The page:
Interview: Megan McDonough ~ Part 2

Lia Aprile


Continued from Part I of Megan's interview…

Lia: Well, I love that so much, because you do hear so many stories – even the story of the Buddha is, you know, he walked away from his wife and his baby and walked into the distance to figure out what it all means. And I think yes, but what if you don’t want to do that?

MM: What about your wife and kids, dang it? Didn’t they at least get alimony?!

Lia: Yeah! And so it’s important to have as many examples as possible of the people who are both in the world and able to live deliberately.

MM: Yes, because lets face it, it looks very different. I mean, when you even look at the Buddha, he’s out there doing these practices of not eating, etc., etc., so it looks quite different for those of us who are living an average life. And I think what tends to happen, for me anyway, is I glorify – it’s almost like celebrity worship – where you see these spiritual superstars living this romanticized life and you think, you know, I look downright boring compared to them.

But, this is what I choose.

Lia: They need to have a People Magazine for seekers that has the “Spiritual Leaders are Just Like You!” section, with pictures of them walking their dog, or…

MM: A mother breastfeeding a baby and cleaning the house!

[tip-fact] Lia: Exactly! I want to ask you specifically about – and maybe I’m also asking this because of just having listened to Jonathan [Foust] – I’ve read a couple of your articles and I listened to your workshop, and what I relate to in what you’re talking about is an attitude of surrender. But you also seem to be talking about a kind of specific awareness that feels like concentration or focus. So I’d be interested to know how you feel about those two things and how they relate?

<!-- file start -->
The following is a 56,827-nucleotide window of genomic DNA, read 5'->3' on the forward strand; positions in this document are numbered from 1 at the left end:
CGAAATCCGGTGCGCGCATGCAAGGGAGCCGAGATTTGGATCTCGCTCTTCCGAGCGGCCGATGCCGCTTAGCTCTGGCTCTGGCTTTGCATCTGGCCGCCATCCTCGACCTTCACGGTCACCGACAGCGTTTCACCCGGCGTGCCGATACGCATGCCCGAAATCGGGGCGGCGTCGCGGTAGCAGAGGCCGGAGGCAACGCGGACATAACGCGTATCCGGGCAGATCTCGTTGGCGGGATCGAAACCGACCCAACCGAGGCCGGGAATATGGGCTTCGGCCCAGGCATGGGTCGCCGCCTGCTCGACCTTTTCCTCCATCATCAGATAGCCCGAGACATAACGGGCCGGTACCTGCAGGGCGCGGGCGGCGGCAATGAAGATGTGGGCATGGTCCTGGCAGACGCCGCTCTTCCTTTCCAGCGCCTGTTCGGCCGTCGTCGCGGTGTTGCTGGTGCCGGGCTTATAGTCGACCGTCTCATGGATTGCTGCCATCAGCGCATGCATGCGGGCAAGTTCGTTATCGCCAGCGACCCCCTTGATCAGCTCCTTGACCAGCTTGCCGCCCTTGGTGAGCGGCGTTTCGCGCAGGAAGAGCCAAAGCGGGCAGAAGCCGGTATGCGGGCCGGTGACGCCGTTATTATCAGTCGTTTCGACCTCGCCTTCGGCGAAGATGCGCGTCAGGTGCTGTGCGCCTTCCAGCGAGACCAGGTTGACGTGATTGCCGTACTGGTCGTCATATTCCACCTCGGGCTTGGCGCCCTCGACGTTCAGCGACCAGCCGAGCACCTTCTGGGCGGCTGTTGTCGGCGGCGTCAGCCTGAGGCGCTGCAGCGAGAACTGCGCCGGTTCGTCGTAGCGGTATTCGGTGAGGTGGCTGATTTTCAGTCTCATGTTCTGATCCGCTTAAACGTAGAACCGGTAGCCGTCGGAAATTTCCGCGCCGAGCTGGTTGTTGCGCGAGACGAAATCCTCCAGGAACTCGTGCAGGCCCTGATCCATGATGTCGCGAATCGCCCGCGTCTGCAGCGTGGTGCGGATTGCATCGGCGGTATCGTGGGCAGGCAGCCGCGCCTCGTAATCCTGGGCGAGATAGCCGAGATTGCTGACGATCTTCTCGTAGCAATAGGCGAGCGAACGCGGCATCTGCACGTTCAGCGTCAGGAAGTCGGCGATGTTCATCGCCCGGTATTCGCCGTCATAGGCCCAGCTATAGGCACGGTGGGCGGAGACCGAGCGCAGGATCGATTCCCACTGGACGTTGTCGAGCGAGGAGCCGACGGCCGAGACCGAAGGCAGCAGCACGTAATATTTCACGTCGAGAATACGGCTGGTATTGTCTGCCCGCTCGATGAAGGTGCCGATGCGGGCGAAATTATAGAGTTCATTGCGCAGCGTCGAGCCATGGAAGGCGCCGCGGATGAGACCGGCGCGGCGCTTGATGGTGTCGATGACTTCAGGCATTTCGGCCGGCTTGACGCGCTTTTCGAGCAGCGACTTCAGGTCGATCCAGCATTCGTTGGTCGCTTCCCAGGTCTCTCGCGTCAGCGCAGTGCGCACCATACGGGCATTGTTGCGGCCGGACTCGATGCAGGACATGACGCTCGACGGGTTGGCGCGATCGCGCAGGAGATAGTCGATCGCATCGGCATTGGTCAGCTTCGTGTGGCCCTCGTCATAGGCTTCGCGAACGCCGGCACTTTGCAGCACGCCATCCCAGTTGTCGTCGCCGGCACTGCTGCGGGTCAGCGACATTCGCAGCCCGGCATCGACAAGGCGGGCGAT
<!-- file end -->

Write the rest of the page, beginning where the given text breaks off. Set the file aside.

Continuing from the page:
MM: That’s exactly what I was asking myself while I was listening to him speak. Because, right before his topic, I had a break. Within these five days, I haven’t really been doing much else other than focusing in on this computer, this conference, moderating – and I had a break and I thought, you know what, I’m going to leave my office and I’m going to go cook dinner. And it was the first dinner I’ve really cooked in five nights. So, I noticed that as I was cooking, I wanted to keep coming back. I wanted to, as the food was cooking, say: “I’m going to run in and check and see if I have any emails; I’m going to check and see what’s going on”. And so I intentionally kept saying, “no, I’m staying here. I’m staying here”.

So when Jonathan was talking I was thinking, oh, that’s exactly what was I was doing while I was cooking dinner – I was refusing to be distracted and I was even consciously thinking as I was cutting up the sweet potatoes, how nourishing they were, how happy I was that I was able to provide for my family, at least tonight, a decent dinner. Because I hadn’t been doing that during the conference. So that was my idea of concentration.

And, it’s funny, my husband – I’ve never heard him be so effusive about my cooking but he just kept saying “this is delicious!” And I can’t help but think that the reason it tasted so good is because I concentrated. Just on doing that task. And I wasn’t distracted with the energy of running into my office. What Jonathan was talking about, how that unfolds to me, is that when I’m chopping up the sweet potatoes…I’m chopping up the sweet potatoes. I’m there. I’m concentrating on that.

And, by the way, it’s not always like that! Let’s not make it all hunky-dory, let’s not make it all beautiful. There are times when I say just slap this sucker together, I’m tired, go have a bowl of cereal! So, let’s get real, you know, it’s not always beautiful.

Lia: I’m always just so interested in this interplay of concentration and surrender. Because I feel that it can be difficult to discern which one is which. I think – and correct me if I’m wrong – but I think that even in your EASE technique, there is this quality of beginning with concentration and then moving to surrender…do you think that’s right?